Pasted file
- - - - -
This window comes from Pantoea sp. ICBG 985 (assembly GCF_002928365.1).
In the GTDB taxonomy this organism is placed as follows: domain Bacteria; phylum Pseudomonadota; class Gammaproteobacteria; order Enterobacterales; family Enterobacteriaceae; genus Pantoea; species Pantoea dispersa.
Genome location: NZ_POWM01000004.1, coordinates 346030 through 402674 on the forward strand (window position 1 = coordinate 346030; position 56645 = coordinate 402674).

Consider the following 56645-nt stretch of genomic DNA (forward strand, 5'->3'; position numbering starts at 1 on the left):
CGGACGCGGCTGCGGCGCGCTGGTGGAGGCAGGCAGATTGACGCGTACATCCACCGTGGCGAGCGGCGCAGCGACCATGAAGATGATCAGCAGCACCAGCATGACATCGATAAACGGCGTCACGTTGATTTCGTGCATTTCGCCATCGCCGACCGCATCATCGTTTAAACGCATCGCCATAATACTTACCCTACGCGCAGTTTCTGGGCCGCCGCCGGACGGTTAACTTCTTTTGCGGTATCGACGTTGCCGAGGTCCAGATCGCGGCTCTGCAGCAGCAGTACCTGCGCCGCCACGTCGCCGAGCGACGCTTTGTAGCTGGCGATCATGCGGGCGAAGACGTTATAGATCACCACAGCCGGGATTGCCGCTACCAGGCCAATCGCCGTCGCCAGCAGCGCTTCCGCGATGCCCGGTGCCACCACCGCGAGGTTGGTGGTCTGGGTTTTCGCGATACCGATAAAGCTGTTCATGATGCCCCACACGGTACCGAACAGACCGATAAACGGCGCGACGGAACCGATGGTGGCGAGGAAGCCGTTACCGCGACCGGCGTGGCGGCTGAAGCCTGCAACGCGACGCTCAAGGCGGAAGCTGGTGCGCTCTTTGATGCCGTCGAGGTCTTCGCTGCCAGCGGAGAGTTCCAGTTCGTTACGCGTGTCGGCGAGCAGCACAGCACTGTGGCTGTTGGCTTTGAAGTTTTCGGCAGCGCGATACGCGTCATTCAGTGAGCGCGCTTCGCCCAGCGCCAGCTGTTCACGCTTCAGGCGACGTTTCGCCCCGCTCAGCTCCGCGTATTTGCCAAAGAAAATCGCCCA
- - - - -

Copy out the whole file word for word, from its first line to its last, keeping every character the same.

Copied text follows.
This window comes from Pantoea sp. ICBG 985 (assembly GCF_002928365.1).
In the GTDB taxonomy this organism is placed as follows: domain Bacteria; phylum Pseudomonadota; class Gammaproteobacteria; order Enterobacterales; family Enterobacteriaceae; genus Pantoea; species Pantoea dispersa.
Genome location: NZ_POWM01000004.1, coordinates 346030 through 402674 on the forward strand (window position 1 = coordinate 346030; position 56645 = coordinate 402674).

Consider the following 56645-nt stretch of genomic DNA (forward strand, 5'->3'; position numbering starts at 1 on the left):
CGGACGCGGCTGCGGCGCGCTGGTGGAGGCAGGCAGATTGACGCGTACATCCACCGTGGCGAGCGGCGCAGCGACCATGAAGATGATCAGCAGCACCAGCATGACATCGATAAACGGCGTCACGTTGATTTCGTGCATTTCGCCATCGCCGACCGCATCATCGTTTAAACGCATCGCCATAATACTTACCCTACGCGCAGTTTCTGGGCCGCCGCCGGACGGTTAACTTCTTTTGCGGTATCGACGTTGCCGAGGTCCAGATCGCGGCTCTGCAGCAGCAGTACCTGCGCCGCCACGTCGCCGAGCGACGCTTTGTAGCTGGCGATCATGCGGGCGAAGACGTTATAGATCACCACAGCCGGGATTGCCGCTACCAGGCCAATCGCCGTCGCCAGCAGCGCTTCCGCGATGCCCGGTGCCACCACCGCGAGGTTGGTGGTCTGGGTTTTCGCGATACCGATAAAGCTGTTCATGATGCCCCACACGGTACCGAACAGACCGATAAACGGCGCGACGGAACCGATGGTGGCGAGGAAGCCGTTACCGCGACCGGCGTGGCGGCTGAAGCCTGCAACGCGACGCTCAAGGCGGAAGCTGGTGCGCTCTTTGATGCCGTCGAGGTCTTCGCTGCCAGCGGAGAGTTCCAGTTCGTTACGCGTGTCGGCGAGCAGCACAGCACTGTGGCTGTTGGCTTTGAAGTTTTCGGCAGCGCGATACGCGTCATTCAGTGAGCGCGCTTCGCCCAGCGCCAGCTGTTCACGCTTCAGGCGACGTTTCGCCCCGCTCAGCTCCGCGTATTTGCCAAAGAAAATCGCCCA